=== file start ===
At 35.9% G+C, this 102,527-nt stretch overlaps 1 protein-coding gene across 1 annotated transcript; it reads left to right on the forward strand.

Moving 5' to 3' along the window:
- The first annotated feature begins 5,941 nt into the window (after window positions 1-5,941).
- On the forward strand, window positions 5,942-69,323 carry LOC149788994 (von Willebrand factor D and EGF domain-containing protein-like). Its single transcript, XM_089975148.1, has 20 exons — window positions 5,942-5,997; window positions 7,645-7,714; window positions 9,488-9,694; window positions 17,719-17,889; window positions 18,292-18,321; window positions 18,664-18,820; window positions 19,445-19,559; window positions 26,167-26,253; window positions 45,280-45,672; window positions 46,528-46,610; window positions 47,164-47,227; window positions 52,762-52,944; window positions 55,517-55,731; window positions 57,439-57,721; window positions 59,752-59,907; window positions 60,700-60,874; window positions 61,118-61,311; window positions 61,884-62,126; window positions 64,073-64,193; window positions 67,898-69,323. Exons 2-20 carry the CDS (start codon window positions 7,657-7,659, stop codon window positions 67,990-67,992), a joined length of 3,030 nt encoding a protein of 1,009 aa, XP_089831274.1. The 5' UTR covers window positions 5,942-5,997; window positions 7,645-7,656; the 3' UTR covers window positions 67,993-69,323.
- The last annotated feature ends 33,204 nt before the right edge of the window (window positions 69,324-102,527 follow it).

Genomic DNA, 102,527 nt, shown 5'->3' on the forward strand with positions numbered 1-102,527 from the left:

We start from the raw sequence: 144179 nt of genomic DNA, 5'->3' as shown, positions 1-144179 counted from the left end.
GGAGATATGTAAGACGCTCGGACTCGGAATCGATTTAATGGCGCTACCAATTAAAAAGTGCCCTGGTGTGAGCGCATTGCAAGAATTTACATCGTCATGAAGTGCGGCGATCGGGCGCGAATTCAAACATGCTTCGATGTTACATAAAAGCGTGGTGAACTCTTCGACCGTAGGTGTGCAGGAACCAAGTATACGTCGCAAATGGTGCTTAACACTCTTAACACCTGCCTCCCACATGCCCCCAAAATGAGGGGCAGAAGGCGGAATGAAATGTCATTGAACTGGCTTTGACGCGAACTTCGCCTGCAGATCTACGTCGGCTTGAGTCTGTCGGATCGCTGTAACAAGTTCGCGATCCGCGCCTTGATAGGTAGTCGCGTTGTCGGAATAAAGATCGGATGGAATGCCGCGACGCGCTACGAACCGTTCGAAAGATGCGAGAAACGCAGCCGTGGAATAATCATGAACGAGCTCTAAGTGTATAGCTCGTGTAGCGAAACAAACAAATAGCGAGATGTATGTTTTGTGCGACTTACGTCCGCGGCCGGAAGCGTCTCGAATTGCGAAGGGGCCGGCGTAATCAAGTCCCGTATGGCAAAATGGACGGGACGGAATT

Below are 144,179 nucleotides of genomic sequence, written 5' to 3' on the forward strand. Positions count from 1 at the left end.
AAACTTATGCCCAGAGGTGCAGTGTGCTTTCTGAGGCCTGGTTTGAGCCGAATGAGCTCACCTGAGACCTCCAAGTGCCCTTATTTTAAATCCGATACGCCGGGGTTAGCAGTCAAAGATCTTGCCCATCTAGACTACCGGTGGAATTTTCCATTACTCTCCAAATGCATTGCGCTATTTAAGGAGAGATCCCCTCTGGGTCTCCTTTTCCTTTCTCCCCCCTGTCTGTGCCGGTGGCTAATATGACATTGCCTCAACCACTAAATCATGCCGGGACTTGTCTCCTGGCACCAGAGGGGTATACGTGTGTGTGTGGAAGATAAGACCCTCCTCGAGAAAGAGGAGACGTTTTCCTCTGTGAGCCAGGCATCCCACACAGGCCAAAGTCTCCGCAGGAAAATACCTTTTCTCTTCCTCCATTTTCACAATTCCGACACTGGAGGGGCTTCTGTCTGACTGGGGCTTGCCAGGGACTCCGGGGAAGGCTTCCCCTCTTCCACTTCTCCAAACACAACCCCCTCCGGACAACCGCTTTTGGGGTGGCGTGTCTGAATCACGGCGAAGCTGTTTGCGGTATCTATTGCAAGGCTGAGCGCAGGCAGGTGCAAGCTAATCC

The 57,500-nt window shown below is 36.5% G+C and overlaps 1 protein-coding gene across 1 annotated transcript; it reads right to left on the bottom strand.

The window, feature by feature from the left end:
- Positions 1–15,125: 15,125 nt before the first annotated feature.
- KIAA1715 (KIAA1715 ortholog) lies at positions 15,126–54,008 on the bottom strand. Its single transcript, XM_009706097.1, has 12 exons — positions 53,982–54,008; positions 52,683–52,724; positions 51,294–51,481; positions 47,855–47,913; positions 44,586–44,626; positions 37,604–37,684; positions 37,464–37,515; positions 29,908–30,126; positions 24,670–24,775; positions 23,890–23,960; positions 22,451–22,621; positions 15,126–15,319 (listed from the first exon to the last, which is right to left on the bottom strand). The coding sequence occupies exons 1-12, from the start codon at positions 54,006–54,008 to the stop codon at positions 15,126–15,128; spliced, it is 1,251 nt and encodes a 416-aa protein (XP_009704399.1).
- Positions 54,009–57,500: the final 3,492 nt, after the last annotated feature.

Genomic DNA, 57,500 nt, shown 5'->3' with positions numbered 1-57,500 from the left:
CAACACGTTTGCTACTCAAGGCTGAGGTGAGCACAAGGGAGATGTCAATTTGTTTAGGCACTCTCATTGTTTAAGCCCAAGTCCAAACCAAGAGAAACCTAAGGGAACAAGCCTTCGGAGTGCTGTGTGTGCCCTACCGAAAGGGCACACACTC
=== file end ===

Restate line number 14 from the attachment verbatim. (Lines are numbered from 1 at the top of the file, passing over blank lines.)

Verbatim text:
- KIAA1715 (KIAA1715 ortholog) lies at positions 15,126–54,008 on the bottom strand. Its single transcript, XM_009706097.1, has 12 exons — positions 53,982–54,008; positions 52,683–52,724; positions 51,294–51,481; positions 47,855–47,913; positions 44,586–44,626; positions 37,604–37,684; positions 37,464–37,515; positions 29,908–30,126; positions 24,670–24,775; positions 23,890–23,960; positions 22,451–22,621; positions 15,126–15,319 (listed from the first exon to the last, which is right to left on the bottom strand). The coding sequence occupies exons 1-12, from the start codon at positions 54,006–54,008 to the stop codon at positions 15,126–15,128; spliced, it is 1,251 nt and encodes a 416-aa protein (XP_009704399.1).